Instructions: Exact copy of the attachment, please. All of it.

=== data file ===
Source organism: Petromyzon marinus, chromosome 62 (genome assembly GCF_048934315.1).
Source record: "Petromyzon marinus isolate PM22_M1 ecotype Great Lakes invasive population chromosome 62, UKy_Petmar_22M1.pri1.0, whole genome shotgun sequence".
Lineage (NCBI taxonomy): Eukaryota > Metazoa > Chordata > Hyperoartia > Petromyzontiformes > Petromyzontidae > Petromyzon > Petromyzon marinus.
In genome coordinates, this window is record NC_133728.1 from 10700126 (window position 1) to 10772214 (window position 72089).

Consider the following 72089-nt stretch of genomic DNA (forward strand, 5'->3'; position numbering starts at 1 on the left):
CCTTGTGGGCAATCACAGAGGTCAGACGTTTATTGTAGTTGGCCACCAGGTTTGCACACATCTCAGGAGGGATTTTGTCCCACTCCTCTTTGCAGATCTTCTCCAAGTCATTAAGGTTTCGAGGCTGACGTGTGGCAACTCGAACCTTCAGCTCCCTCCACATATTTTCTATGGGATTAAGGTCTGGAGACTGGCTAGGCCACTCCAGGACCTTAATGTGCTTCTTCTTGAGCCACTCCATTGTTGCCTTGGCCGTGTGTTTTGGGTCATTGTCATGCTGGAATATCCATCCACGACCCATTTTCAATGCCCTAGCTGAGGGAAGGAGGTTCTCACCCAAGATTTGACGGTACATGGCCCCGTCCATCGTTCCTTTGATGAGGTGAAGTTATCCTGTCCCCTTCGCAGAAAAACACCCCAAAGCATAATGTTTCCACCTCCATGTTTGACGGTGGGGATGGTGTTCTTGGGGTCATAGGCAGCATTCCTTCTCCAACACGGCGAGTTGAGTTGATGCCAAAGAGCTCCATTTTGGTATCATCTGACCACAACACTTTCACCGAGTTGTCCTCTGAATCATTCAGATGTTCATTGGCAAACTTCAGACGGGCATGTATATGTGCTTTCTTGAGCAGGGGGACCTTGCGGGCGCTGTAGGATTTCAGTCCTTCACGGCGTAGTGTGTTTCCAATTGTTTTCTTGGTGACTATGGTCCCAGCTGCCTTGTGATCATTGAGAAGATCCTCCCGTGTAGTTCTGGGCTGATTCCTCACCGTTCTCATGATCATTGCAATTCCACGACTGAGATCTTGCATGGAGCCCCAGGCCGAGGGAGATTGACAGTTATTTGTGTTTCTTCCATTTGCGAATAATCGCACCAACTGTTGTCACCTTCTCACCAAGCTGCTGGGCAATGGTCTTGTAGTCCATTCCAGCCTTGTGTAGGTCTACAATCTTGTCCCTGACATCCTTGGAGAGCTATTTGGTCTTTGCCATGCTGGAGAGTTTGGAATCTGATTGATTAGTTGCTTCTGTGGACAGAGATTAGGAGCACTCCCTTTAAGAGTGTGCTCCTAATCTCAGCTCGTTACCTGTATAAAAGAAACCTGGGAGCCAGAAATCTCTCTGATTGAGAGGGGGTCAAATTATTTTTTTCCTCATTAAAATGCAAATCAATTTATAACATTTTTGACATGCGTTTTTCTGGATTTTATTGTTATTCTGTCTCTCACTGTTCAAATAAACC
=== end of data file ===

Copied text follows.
Source organism: Petromyzon marinus, chromosome 62 (genome assembly GCF_048934315.1).
Source record: "Petromyzon marinus isolate PM22_M1 ecotype Great Lakes invasive population chromosome 62, UKy_Petmar_22M1.pri1.0, whole genome shotgun sequence".
Lineage (NCBI taxonomy): Eukaryota > Metazoa > Chordata > Hyperoartia > Petromyzontiformes > Petromyzontidae > Petromyzon > Petromyzon marinus.
In genome coordinates, this window is record NC_133728.1 from 10700126 (window position 1) to 10772214 (window position 72089).

Consider the following 72089-nt stretch of genomic DNA (forward strand, 5'->3'; position numbering starts at 1 on the left):
CCTTGTGGGCAATCACAGAGGTCAGACGTTTATTGTAGTTGGCCACCAGGTTTGCACACATCTCAGGAGGGATTTTGTCCCACTCCTCTTTGCAGATCTTCTCCAAGTCATTAAGGTTTCGAGGCTGACGTGTGGCAACTCGAACCTTCAGCTCCCTCCACATATTTTCTATGGGATTAAGGTCTGGAGACTGGCTAGGCCACTCCAGGACCTTAATGTGCTTCTTCTTGAGCCACTCCATTGTTGCCTTGGCCGTGTGTTTTGGGTCATTGTCATGCTGGAATATCCATCCACGACCCATTTTCAATGCCCTAGCTGAGGGAAGGAGGTTCTCACCCAAGATTTGACGGTACATGGCCCCGTCCATCGTTCCTTTGATGAGGTGAAGTTATCCTGTCCCCTTCGCAGAAAAACACCCCAAAGCATAATGTTTCCACCTCCATGTTTGACGGTGGGGATGGTGTTCTTGGGGTCATAGGCAGCATTCCTTCTCCAACACGGCGAGTTGAGTTGATGCCAAAGAGCTCCATTTTGGTATCATCTGACCACAACACTTTCACCGAGTTGTCCTCTGAATCATTCAGATGTTCATTGGCAAACTTCAGACGGGCATGTATATGTGCTTTCTTGAGCAGGGGGACCTTGCGGGCGCTGTAGGATTTCAGTCCTTCACGGCGTAGTGTGTTTCCAATTGTTTTCTTGGTGACTATGGTCCCAGCTGCCTTGTGATCATTGAGAAGATCCTCCCGTGTAGTTCTGGGCTGATTCCTCACCGTTCTCATGATCATTGCAATTCCACGACTGAGATCTTGCATGGAGCCCCAGGCCGAGGGAGATTGACAGTTATTTGTGTTTCTTCCATTTGCGAATAATCGCACCAACTGTTGTCACCTTCTCACCAAGCTGCTGGGCAATGGTCTTGTAGTCCATTCCAGCCTTGTGTAGGTCTACAATCTTGTCCCTGACATCCTTGGAGAGCTATTTGGTCTTTGCCATGCTGGAGAGTTTGGAATCTGATTGATTAGTTGCTTCTGTGGACAGAGATTAGGAGCACTCCCTTTAAGAGTGTGCTCCTAATCTCAGCTCGTTACCTGTATAAAAGAAACCTGGGAGCCAGAAATCTCTCTGATTGAGAGGGGGTCAAATTATTTTTTTCCTCATTAAAATGCAAATCAATTTATAACATTTTTGACATGCGTTTTTCTGGATTTTATTGTTATTCTGTCTCTCACTGTTCAAATAAACC